hInst = hInstance; // Store instance handle in our global variable

hWnd = CreateWindow(szWindowClass, szTitle, WS_OVERLAPPEDWINDOW | WS_CLIPCHILDREN,
CW_USEDEFAULT, 0, CW_USEDEFAULT, 0, NULL, NULL, hInstance, NULL);
ChildWnd = CreateWindow(szChldWndClass, szTitle, WS_OVERLAPPEDWINDOW | WS_VISIBLE |
WS_CHILD | BS_VCENTER | BS_CENTER, CW_USEDEFAULT, CW_USEDEFAULT,
500, 100, hWnd, (HMENU)IDC_INSTALLER_CHLD, hInst, NULL);

if (!hWnd)
{
return FALSE;
}

ShowWindow(hWnd, nCmdShow);
ShowWindow(ChildWnd, nCmdShow);
UpdateWindow(hWnd);
UpdateWindow(ChildWnd);

return TRUE;
}





The child window still isn't displaying!

Edit:

This is how I'd like the child window to be, without the image and the border:

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Your main window is being created with a height of 0, thus it doesn't really exist, so there is no where for the child window to go since it's parent isn't even there. Read my most recent post that explains why and what to do. Then, check all your parameters for CreateWindow and figure out if you did everything you meant to.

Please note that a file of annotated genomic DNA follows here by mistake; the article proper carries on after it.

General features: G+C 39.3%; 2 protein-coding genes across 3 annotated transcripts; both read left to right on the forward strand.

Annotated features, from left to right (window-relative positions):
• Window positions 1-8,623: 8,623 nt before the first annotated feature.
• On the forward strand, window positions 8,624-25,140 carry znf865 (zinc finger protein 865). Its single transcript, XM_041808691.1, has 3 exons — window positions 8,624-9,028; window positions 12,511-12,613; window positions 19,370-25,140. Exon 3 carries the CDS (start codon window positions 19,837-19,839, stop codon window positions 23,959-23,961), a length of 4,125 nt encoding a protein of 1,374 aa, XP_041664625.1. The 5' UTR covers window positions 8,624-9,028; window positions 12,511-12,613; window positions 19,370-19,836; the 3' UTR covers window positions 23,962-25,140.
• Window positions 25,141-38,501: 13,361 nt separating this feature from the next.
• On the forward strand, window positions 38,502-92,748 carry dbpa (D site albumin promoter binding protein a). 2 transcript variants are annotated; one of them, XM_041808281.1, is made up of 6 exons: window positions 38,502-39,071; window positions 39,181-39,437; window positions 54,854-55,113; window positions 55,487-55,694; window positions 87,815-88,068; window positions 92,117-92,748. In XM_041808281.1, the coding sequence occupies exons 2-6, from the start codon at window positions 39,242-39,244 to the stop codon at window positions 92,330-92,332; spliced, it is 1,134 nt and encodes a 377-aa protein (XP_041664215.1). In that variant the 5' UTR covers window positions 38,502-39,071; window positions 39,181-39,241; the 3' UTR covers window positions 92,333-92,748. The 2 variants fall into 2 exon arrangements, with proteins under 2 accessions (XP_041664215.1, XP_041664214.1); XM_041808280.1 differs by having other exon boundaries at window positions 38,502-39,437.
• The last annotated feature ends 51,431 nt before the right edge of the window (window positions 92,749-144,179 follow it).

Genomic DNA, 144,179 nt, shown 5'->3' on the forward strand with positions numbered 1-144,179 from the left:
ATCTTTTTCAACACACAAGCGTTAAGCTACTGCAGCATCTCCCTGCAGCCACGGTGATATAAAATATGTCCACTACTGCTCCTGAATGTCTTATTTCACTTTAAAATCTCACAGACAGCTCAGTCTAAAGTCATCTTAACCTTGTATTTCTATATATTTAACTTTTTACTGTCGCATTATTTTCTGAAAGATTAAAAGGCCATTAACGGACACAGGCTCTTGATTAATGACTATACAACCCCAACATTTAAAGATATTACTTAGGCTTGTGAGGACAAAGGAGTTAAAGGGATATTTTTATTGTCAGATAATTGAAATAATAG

My recommendation? Comment out code for the child control, and get your parent window to display first. No sense in trying to get the child control to display if you can't get the parent first.

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Your (revised) code works for me.

You aren't checking for errors in the second CreateWindow call. I suspect CreateWindow is failing and you're getting back NULL for ChildWnd. If that's true then 99% of the time it's failing because you've screwed up your WndProc, does the WndProc for the child window ever get called?

It could also be something like you forgot to register your szChldWndClass or for some reason RegisterClass[Ex] is failing. Just for testing purposes I would recommend you try one of the built-in window classes (e.g. "EDIT" rather than szChldWndClass) and see if that works.